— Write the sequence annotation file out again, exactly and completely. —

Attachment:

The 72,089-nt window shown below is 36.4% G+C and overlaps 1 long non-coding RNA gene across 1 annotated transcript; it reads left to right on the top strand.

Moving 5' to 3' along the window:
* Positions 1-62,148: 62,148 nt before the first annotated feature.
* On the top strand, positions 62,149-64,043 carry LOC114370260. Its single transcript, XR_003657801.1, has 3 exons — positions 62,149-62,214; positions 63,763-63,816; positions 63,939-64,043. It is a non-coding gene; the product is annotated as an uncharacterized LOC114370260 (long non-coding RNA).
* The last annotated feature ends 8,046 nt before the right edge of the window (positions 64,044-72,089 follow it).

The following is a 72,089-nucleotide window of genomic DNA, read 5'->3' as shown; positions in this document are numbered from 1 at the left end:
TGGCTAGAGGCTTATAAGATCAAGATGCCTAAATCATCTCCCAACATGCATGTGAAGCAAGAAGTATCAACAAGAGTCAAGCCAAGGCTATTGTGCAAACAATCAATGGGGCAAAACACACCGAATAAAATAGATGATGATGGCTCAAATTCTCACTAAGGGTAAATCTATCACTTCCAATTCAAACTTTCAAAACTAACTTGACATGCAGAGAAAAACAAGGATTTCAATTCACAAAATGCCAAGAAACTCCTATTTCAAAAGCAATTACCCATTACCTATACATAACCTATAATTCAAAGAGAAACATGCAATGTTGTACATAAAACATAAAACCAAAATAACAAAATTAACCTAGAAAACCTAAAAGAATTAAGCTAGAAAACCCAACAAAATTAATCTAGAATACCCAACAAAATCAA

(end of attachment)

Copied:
The 72,089-nt window shown below is 36.4% G+C and overlaps 1 long non-coding RNA gene across 1 annotated transcript; it reads left to right on the top strand.

Moving 5' to 3' along the window:
* Positions 1-62,148: 62,148 nt before the first annotated feature.
* On the top strand, positions 62,149-64,043 carry LOC114370260. Its single transcript, XR_003657801.1, has 3 exons — positions 62,149-62,214; positions 63,763-63,816; positions 63,939-64,043. It is a non-coding gene; the product is annotated as an uncharacterized LOC114370260 (long non-coding RNA).
* The last annotated feature ends 8,046 nt before the right edge of the window (positions 64,044-72,089 follow it).

The following is a 72,089-nucleotide window of genomic DNA, read 5'->3' as shown; positions in this document are numbered from 1 at the left end:
TGGCTAGAGGCTTATAAGATCAAGATGCCTAAATCATCTCCCAACATGCATGTGAAGCAAGAAGTATCAACAAGAGTCAAGCCAAGGCTATTGTGCAAACAATCAATGGGGCAAAACACACCGAATAAAATAGATGATGATGGCTCAAATTCTCACTAAGGGTAAATCTATCACTTCCAATTCAAACTTTCAAAACTAACTTGACATGCAGAGAAAAACAAGGATTTCAATTCACAAAATGCCAAGAAACTCCTATTTCAAAAGCAATTACCCATTACCTATACATAACCTATAATTCAAAGAGAAACATGCAATGTTGTACATAAAACATAAAACCAAAATAACAAAATTAACCTAGAAAACCTAAAAGAATTAAGCTAGAAAACCCAACAAAATTAATCTAGAATACCCAACAAAATCAA